University of Advancing Technology

From Wikipedia, the free encyclopedia
Jump to: navigation, search
University of Advancing Technology
University of Advancing Technology (Tempe, Arizona) logo.png
Established 1983
Type Private, for-profit
President Jason Pistillo
Provost Dr. Dave Bolman
Admin. staff ~150
Undergraduates ~900
Postgraduates ~100
Location Tempe, Arizona, USA
Colors Red, Black, Silver
Mascot none official
Website http://www.UAT.edu

University of Advancing Technology (UAT) is a private, for-profit institution of higher education in Tempe, Arizona. Founded in 1983, UAT is a university with multiple areas of study in technology disciplines. Sometimes misunderstood to be a vocational school due to the history of their offerings in a vocational context, UAT is an accredited university, with specific emphasis on how its specialized mission integrates technology into its general education requirements. The institution offers core classes (e.g., Legal Issues in Technology, Technology and Society, Ethics in Technology), as well as deep sets of courses in each major.

UAT offers Associate's, Bachelor's and Master's degrees, on campus and online. The school has an enrollment of approximately 1000 students. UAT also participates in a student exchange with DeMontfort University, UK. [1]

History[edit]

Founded in 1983, the University of Advancing Technology was first known as CAD Institute, a small school focused on training engineers and architects in the then new field of computer-aided design. Students came to CAD Institute seeking professional development training and certifications. The institution received accreditation in 1987 by the Accrediting Council for Continuing Education and Training (ACECT) at the diploma and occupational associate’s level. [2]

In 1992, CAD Institute founded an initial research center, the Computer Reality Center. The center primarily performed research for the computer graphics industry, with specific emphasis on the field of virtual reality. The Institute also shifted to a new accrediting agency, the Accrediting Council for Independent Colleges and Schools (ACICS), which certified it as a college.[3]

In 1996, CAD Institute was accredited as a four-year institution. That same year, the Institute began offering educational programs outside the CAD focus. In order to reflect the broadened technology focus of students within the institution, the CAD name was retired in 1997; the institution was renamed the University of Advancing Computer Technology (UACT).[4]

Associated with a growth in programs and the student body, the institution designed and built a technology-oriented 50,000-square-foot (4,600 m2) campus in 1998 in Tempe, Arizona. The building features classrooms, computer labs and computing commons outfitted with approximately 300 computer workstations and an extensive technology infrastructure. Also in 1998, UACT received approval from ACICS to offer a Master of Science in Technology degree. In 2000, it received approval to offer online courses.[5]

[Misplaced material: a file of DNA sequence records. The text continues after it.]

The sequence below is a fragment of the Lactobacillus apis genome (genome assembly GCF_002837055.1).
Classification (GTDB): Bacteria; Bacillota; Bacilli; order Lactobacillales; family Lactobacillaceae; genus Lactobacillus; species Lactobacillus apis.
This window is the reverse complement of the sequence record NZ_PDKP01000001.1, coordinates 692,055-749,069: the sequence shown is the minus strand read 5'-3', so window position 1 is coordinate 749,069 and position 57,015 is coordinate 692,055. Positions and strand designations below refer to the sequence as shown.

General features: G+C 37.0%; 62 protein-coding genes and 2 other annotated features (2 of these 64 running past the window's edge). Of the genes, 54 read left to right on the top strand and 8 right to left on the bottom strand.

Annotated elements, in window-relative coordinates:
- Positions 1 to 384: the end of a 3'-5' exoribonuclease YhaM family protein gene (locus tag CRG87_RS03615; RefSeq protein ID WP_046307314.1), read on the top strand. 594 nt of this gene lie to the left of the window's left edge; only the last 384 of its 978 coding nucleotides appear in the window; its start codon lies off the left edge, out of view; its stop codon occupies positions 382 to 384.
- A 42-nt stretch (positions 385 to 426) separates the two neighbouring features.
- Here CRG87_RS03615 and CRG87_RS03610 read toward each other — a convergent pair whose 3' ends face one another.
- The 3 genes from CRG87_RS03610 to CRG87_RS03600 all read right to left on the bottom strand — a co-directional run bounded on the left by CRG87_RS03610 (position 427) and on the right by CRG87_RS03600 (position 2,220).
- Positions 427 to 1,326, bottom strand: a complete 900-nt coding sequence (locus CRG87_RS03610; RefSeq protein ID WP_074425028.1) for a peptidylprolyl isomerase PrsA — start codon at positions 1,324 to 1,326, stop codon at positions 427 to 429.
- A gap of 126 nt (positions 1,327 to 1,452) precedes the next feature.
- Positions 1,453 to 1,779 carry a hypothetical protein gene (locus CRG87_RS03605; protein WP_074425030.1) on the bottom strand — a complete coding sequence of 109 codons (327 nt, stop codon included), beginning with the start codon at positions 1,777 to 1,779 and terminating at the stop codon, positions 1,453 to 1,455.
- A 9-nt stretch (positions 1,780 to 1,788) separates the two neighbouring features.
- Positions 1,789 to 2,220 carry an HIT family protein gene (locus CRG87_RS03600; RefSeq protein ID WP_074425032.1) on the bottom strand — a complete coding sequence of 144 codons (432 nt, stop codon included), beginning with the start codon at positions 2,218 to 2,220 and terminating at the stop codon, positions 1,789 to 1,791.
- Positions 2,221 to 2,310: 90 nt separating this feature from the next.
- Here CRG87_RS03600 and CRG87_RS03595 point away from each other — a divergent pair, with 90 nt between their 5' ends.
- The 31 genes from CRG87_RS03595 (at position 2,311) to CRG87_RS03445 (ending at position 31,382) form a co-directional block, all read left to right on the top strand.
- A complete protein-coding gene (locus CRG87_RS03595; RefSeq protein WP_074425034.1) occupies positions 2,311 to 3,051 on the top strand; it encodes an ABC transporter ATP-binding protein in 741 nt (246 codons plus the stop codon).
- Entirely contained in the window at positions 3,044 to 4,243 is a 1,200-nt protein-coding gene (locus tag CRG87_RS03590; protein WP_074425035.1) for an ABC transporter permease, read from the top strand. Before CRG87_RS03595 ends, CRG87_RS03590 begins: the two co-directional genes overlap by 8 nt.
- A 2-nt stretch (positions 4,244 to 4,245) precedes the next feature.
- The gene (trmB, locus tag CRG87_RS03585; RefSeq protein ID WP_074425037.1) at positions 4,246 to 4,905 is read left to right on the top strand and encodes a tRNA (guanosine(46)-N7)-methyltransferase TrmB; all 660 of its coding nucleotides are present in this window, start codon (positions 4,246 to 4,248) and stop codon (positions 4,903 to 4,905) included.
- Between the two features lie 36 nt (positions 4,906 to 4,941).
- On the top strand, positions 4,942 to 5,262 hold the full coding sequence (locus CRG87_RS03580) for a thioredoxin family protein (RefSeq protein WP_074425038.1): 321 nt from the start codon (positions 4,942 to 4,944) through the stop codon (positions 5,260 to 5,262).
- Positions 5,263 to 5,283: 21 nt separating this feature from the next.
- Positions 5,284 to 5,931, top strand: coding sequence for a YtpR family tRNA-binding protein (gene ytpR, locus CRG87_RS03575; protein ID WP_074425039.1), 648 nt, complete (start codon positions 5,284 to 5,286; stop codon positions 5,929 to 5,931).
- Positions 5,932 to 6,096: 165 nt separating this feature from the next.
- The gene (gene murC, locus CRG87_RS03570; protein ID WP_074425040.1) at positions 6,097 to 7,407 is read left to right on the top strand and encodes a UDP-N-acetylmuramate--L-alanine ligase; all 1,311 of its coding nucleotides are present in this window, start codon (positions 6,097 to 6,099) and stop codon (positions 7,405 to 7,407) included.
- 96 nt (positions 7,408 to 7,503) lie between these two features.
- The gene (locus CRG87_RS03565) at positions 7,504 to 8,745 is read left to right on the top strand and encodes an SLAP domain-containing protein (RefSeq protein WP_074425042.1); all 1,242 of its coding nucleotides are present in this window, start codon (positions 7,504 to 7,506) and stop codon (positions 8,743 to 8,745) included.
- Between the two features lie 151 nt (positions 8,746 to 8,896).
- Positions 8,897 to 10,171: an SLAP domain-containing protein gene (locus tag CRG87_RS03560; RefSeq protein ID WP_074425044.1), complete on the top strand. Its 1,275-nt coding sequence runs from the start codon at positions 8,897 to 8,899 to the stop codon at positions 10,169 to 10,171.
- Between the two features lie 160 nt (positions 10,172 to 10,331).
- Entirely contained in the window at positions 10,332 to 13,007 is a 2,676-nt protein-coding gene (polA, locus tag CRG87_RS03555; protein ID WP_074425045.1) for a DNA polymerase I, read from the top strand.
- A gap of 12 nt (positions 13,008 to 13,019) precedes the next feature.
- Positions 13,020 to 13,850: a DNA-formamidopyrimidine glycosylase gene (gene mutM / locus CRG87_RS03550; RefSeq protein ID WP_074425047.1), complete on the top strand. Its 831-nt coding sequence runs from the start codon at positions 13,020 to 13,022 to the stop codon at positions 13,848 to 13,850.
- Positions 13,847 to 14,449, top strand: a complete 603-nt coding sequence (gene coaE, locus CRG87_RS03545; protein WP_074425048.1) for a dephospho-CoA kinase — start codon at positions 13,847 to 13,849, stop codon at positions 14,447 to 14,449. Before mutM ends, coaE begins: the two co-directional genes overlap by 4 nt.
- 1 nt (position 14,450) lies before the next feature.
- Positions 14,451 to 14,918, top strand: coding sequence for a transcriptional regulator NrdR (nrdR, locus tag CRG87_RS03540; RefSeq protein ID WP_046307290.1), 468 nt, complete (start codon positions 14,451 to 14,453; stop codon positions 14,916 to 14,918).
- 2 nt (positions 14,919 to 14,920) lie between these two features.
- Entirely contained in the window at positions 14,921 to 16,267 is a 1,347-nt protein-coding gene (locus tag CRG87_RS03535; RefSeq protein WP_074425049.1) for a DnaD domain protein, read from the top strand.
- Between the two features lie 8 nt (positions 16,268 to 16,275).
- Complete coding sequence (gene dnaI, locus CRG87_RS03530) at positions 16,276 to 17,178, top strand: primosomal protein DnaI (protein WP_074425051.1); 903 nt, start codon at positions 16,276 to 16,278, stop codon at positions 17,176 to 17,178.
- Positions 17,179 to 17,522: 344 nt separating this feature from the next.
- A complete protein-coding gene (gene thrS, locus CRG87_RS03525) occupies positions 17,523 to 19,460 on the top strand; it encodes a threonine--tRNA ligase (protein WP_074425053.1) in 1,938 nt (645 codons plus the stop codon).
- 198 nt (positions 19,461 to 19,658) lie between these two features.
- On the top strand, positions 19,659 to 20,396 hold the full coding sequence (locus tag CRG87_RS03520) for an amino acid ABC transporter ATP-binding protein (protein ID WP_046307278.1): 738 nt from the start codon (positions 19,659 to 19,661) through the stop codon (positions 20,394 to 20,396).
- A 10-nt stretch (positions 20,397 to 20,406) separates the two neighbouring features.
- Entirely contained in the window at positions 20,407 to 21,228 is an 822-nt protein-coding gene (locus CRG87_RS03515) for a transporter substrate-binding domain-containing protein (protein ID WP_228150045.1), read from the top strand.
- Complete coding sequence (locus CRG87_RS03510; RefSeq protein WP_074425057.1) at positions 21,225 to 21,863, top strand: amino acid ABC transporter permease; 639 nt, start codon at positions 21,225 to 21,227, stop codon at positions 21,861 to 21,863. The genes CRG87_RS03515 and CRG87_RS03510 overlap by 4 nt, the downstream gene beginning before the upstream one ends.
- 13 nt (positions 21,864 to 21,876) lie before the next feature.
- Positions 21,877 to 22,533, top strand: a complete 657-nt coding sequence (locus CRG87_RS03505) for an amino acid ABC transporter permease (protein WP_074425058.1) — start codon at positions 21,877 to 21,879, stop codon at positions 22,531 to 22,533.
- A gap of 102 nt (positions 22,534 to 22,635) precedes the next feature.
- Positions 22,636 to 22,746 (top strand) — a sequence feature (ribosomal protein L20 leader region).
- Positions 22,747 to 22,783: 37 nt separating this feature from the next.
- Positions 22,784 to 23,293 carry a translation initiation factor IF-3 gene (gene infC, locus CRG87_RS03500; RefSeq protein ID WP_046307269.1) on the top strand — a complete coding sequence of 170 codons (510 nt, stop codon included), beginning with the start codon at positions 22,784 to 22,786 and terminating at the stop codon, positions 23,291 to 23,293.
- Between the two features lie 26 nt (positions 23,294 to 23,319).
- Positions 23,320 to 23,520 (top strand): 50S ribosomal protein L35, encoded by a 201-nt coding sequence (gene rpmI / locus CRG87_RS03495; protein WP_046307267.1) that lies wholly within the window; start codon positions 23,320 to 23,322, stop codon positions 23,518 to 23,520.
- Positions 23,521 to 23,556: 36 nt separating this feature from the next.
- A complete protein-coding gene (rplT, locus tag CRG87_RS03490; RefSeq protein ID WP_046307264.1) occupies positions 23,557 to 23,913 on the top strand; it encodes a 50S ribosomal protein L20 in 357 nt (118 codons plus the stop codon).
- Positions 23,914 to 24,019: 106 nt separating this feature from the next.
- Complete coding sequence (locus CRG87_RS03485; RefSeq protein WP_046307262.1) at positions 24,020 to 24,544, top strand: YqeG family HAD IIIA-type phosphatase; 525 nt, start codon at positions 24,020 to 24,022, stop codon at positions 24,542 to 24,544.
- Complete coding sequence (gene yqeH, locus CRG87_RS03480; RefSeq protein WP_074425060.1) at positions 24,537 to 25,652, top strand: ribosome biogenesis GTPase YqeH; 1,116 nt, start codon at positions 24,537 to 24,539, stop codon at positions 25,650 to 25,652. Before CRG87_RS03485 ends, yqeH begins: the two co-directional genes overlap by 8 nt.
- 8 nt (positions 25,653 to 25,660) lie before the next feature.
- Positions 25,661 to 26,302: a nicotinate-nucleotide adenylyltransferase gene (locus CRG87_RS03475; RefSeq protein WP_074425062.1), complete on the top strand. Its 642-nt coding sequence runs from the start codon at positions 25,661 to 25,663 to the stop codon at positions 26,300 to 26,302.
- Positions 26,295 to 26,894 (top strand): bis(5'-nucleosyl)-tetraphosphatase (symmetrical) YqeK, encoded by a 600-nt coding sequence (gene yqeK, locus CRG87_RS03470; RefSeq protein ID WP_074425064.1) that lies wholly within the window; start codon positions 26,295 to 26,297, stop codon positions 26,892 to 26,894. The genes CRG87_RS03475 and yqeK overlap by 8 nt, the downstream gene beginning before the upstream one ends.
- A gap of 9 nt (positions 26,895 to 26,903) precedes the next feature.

The institution made another incremental change in its name in 2002, when it became the University of Advancing Technology (UAT) to recognize that computer technology had evolved beyond the personal computer to encompass all devices that communicate, manage information, and provide connections through all media, including the Internet. In 2003, UAT offered its first online Bachelor's degree in Game Design.[6]

In the fall of 2007, housing facilities for 260 students were opened on campus.[7] That same year, UAT became a candidate with The Higher Learning Commission and an affiliate of the North Central Association. In recognition of the quality of its Network Security program, the University was also designated a Center of Academic Excellence by the National Centers of Information Assurance Education (CAEIAE) sponsored by the U.S. National Security Agency and the Homeland Security Department.[8]

Accreditations, authorizations and approvals[edit]

In 2009 UAT became accredited by The Higher Learning Commission and a member of the North Central Association of Colleges and Schools.[9] to award associate’s degrees, bachelor’s degrees and master’s degrees. The school's programs do not have ABET or ATMAE accreditation.